A stranger I will call DL recently emailed me an odious screed pouring contempt and disgust on nonstandard dialects of English. “Speaking broken English is often a sign that the speaker is monolingual in broken English,” it said; and “Sadly, rather than seeking to help such people, some in the linguistics profession see them as savages as noble as those in the Amazon or New Guinea.”
The phrase “some in the linguistics profession” is one more anonymized reference to the possibly mythical creatures that E.B. White called “the Happiness Boys"; but DL doesn’t supply what I asked for: names of specific linguists who encourage the “savages” by promoting ungrammatical English as a good thing. This passage of DL’s email struck me as particularly nasty and cynical:
Descriptivist linguists love nonstandard forms of language for the same reason that charities love poverty, psychiatrists love disorders, and criminologists love crime, they’re what keeps them in a job. If people in Harlem and Brixton spoke like most educated people in America or Britain, what reason would universities have to fund research into these exotic sociolects and ethnolects?
Brixton is a London borough famous for its high Caribbean immigrant population, and you know about Harlem. In case you had missed the dog whistle, this is about blacks. And DL is (to use an immortal phrase that I first heard from the sociologist Laurie Taylor in 1968) one of “the hangers, floggers, and let’s-bomb-the-woggers.”
As he rants on about “patois,” at one point he alludes to a paper of mine: “African American Vernacular English is not Standard English with mistakes” (in Rebecca S. Wheeler (ed.), The Workings of Language: From Prescriptions to Perspectives, Westport, Conn.: Praeger, 1999, 39–58). That paper argued that sentence structure in the dialect linguists generally call African American Vernacular English (AAVE) cannot possibly be accounted for under the myth that AAVE speakers are simply trying to speak Standard English but are making ignorant mistakes, omitting vital function words, carelessly dropping consonants, stupidly negating clauses more than once, and so on.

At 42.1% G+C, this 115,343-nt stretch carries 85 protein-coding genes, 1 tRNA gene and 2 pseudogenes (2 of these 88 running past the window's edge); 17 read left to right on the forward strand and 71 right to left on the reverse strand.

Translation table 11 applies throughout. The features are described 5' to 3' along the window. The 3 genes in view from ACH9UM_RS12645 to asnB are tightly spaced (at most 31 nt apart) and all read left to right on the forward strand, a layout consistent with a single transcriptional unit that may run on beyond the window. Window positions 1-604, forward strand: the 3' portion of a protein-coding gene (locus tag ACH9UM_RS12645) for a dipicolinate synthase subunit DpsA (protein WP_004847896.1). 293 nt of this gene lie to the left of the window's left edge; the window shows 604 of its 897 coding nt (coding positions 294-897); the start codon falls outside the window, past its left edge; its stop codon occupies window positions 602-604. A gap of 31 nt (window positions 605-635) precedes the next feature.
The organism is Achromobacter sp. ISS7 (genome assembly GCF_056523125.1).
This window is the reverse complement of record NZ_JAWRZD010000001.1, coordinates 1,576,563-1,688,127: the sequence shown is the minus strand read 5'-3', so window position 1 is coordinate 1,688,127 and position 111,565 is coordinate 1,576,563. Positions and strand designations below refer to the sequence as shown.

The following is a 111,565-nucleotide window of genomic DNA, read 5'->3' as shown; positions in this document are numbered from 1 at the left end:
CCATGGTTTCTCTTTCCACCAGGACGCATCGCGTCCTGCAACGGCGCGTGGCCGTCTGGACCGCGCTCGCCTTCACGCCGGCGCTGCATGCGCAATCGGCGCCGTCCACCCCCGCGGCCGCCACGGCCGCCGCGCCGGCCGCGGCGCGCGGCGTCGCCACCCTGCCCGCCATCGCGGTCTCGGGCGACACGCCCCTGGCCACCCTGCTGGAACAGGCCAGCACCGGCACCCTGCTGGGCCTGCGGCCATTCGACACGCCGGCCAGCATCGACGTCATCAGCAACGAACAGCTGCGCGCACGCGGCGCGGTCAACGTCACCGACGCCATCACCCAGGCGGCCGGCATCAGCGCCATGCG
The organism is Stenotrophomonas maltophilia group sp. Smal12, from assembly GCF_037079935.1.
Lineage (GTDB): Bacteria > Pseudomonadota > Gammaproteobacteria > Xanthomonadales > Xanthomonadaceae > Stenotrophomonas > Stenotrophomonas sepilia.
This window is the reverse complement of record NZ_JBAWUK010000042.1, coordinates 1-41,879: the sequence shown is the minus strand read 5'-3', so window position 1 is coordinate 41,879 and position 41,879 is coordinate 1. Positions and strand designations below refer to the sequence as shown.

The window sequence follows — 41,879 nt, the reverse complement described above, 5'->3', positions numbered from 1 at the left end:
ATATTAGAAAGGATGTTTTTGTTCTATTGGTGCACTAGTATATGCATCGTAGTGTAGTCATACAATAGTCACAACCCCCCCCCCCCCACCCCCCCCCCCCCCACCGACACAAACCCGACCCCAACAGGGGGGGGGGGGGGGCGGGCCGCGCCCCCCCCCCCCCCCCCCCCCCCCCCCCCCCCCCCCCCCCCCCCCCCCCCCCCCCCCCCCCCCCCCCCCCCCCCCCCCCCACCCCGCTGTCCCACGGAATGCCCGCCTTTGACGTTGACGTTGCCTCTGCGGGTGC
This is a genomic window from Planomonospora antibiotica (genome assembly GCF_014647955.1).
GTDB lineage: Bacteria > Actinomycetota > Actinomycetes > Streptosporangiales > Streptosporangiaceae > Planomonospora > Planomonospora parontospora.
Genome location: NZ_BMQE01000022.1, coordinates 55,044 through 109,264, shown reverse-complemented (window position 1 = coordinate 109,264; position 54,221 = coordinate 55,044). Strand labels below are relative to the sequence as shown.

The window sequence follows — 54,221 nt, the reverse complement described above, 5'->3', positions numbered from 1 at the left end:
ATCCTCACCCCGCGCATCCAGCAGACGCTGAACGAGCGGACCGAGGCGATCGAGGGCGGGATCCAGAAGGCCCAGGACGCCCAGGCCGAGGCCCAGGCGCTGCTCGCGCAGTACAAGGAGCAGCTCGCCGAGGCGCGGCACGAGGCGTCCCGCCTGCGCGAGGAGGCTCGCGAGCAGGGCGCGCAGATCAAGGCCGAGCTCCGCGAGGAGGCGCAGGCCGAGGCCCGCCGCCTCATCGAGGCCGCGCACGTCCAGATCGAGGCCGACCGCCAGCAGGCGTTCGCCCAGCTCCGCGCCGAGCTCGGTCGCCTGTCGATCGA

AAVE has some tricky grammar and phonology. A slew of constraints must be met before a form of be can be omitted, as in He crazy. Inter alia, the clause must be affirmative, present tense, and non-emphatic, the subject must not be first-person singular, and the verb must not be clause-final. Consonant-dropping also has constraints: [d] is dropped in lend but not led; [t] is dropped in left but not lent; and there are specifiable phonological reasons. And in negative clauses AAVE regularly employs no-words where Standard English uses any-words, and inverts the order of subject and auxiliary, so Ain’t nobody heard nothin’ isn’t a double (or rather triple) negation; under the rules of AAVE syntax it’s just the normal way to say “No one has heard anything.” (Standard Italian and Polish have rather similar negation syntax.)
None of this implies any positive evaluation of AAVE; nobody is encouraging anybody to use AAVE in contexts where using Standard English would be a better plan. I merely aimed to correct some erroneous factual beliefs. But I was recently reminded of a political connection: DL’s hostility to nonstandard dialects does link to his clearly right-wing politics.
My copy of the November 2016 issue of Language (vol. 94, no.4) arrived yesterday, and it contains a fine paper by John Rickford and Sharese King of Stanford University: “Language and Linguistics on Trial: Hearing Rachel Jeantel (and Other Vernacular Speakers) in the Courtroom and Beyond” (948–988). [Update: It has just been announced by the LSA as the 2016 winner of the Best Paper in Language Award.] Rickford and King do a very careful analysis of the speech of the young woman who was a crucial witness in the murder trial of George Zimmerman
Rachel Jeantel gave her testimony in her Haitian-influenced variety of AAVE. (Interestingly, she is not monolingual in it. She is trilingual, fluent also in her mother’s native language, Haitian Creole, and her father’s native language, Spanish.) The jury found her speech unintelligible and ignorant-sounding, and treated her as not credible. The general public agreed, posting thousands of extraordinarily abusive comments about her in online newspaper comments sections.
She was the prosecution’s star witness. She had chatted by cellphone with the victim, Trayvon Martin (pictured above), a close friend of hers, as he described Zimmerman stalking him, right up to when he was shot. Her six hours of testimony contained crucial evidence that Martin died while trying to flee Zimmerman, and was not menacing him. But her testimony was completely ignored (no juror even mentioned her). Zimmerman was exonerated. Rickford and King argue that dialect prejudice and institutional racism contributed substantially to the prosecution’s failure.
It’s not just nonstandard dialects that are reviled, but their speakers. And that can affect the outcome of murder trials, which I take it is something that every citizen, whatever their dialect, has an interest in.